Mr M Booi (ANC) referred to page 30 and asked if it was new methodology being used. He asked how long has Director-Generals (DGs) been engaged and how it worked, because the regression in the outcomes did not reflect these engagements.
The AG responded and said the Acting Accountant-General can augment his answer on the Procurement Office. On the engagement with the DGs, he said the engagements started last week at the Forum for South African Directors-General (FOSAD) where all the DGs from national departments and provinces were present convened by the DG in the Presidency which was an annual event where they not only learn about their own portfolios, but also of key trends of concern. In addition, because they are as accounting officers responsible for various things, the final clearance of any audits in their portfolios, are with them first, because they have the responsibility to account to executive authorities as well. It is not a meeting to instruct, but the AGSA shared with them the more risky areas they might have missed. In terms of the methodology, he said the status of records review was a discipline that has been in financial management predominantly over the years, but less so in the public sector. Private institutions are listed in the Johannesburg Stock Exchange (JSE) and every year or half-year they needed to present their results on the JSE. Part of what they did was a status on records review, because it brought to the attention of decision makers some of the issues that could result in significant systemic failure. As an example he said there was a time a few years ago they went to a municipality in the Eastern Cape and they were presenting their outcomes and financial statements. Because they have never done the reconciliations of their accounts, all they did was to ‘pluck the figures from their trial balance’, put it on a spreadsheet and reported those numbers. Some balance in the books was around R65 million and they showed it as a sundry debt owed to them. The response by AGSA was that there was no amount of such significance the year before. The status of records review asked for the books to be shown as they are – not a summary. After some digging it was found that the R65 million was a sundry miscellaneous account. ‘Miscellaneous’ by definition was a combination of different things and they did not do a proper reconciliation of the account to know exactly what the R65 million was for and only through the audit process, the genuine amount that could be classified as a debtor was somewhere around R500 000 and the R64.5 million was an accumulation of transactions. It was not new methodology, but rather a form of enhanced internal control.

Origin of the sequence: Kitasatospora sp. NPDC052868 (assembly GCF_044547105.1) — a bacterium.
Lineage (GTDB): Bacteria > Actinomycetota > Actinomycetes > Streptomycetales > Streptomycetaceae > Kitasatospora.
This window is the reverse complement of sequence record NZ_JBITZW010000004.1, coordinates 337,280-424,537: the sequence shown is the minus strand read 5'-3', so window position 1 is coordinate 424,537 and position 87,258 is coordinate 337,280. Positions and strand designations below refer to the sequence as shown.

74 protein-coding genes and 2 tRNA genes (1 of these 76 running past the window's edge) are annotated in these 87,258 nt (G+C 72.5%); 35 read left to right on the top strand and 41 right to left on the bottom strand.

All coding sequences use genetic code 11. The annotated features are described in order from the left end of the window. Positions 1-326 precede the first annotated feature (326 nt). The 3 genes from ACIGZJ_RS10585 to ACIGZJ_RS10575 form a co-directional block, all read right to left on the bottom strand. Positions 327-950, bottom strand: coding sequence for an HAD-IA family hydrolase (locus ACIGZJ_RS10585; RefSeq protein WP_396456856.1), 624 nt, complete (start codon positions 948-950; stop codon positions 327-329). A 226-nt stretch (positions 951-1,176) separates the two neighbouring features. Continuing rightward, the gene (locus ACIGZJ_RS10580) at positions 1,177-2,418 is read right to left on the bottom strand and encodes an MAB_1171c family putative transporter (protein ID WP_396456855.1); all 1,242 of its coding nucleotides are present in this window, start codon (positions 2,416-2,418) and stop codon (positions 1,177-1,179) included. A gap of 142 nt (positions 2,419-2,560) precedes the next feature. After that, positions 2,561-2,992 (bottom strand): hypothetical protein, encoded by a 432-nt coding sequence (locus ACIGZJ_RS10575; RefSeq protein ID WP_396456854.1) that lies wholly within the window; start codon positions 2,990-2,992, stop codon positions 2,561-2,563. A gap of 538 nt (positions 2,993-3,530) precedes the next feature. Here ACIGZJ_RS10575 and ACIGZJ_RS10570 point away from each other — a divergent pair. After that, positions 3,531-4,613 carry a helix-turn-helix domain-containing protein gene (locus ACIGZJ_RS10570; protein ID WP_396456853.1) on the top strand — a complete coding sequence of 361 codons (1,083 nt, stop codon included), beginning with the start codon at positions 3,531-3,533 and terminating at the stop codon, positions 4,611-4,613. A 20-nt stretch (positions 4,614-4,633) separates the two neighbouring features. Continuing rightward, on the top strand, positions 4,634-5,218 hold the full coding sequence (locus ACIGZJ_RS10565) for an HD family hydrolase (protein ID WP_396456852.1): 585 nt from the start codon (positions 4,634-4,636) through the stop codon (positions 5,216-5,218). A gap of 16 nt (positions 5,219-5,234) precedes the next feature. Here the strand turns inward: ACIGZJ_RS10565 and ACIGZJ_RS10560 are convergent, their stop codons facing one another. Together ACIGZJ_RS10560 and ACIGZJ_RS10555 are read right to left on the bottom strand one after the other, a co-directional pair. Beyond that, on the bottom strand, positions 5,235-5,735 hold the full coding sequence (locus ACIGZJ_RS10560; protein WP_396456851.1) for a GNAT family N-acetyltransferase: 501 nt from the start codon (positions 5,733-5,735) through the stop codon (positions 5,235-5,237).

Contestations in an audit happened often and they have the right to contest, because it was their representations and the audit reported on those representations. If there was information not made available to the auditor initially and new information was subsequently provided, it may change the original opinion of the auditor. The audit opinion cannot change without substance.
On the reporting process after the amendment, the AG said steps have already been put in process after June. It was still in progress, but has progressed to the point of a national gathering of the Office of AGSA with about 300 senior managers and above from all nine provinces to socialise the amendments and regulations across the Office. It is something that must be owned by and known to the people who will be doing these audits. The regulations will now be engaged on with the Standing Committee on the Auditor-General (SCOAG) that will be happening in October still. The ‘how’ this will be done will be clearly set out in that meeting.
In terms of collusion to deceive the auditor, he said if there was collusion and people agree among themselves on an amount, the auditor as an outsider would be none the wiser once there are high levels of collusion. If some senior managers can override the controls and make it seem that the environment was still being managed according to the controls, it was still possible to deceive. However, an auditor was required to remain skeptical, because there are other things aside from the books that are done to show where the bulk of transactions, credits and debits should have gone. Sometimes these things results in the fights, because an auditor tried to reconstruct what the balance would be.
AGSA engage with provinces at executive level and when doing road shows, the target is to meet with Premiers and the team and the Speaker and team. On the Debt Certificate and drafting of secondary legislation, he said they were almost there and whatever will arise from the SCOAG meeting will determine what still needed to be done, if anything. The matter once Parliament has processed it is normally sent by Parliament to the President.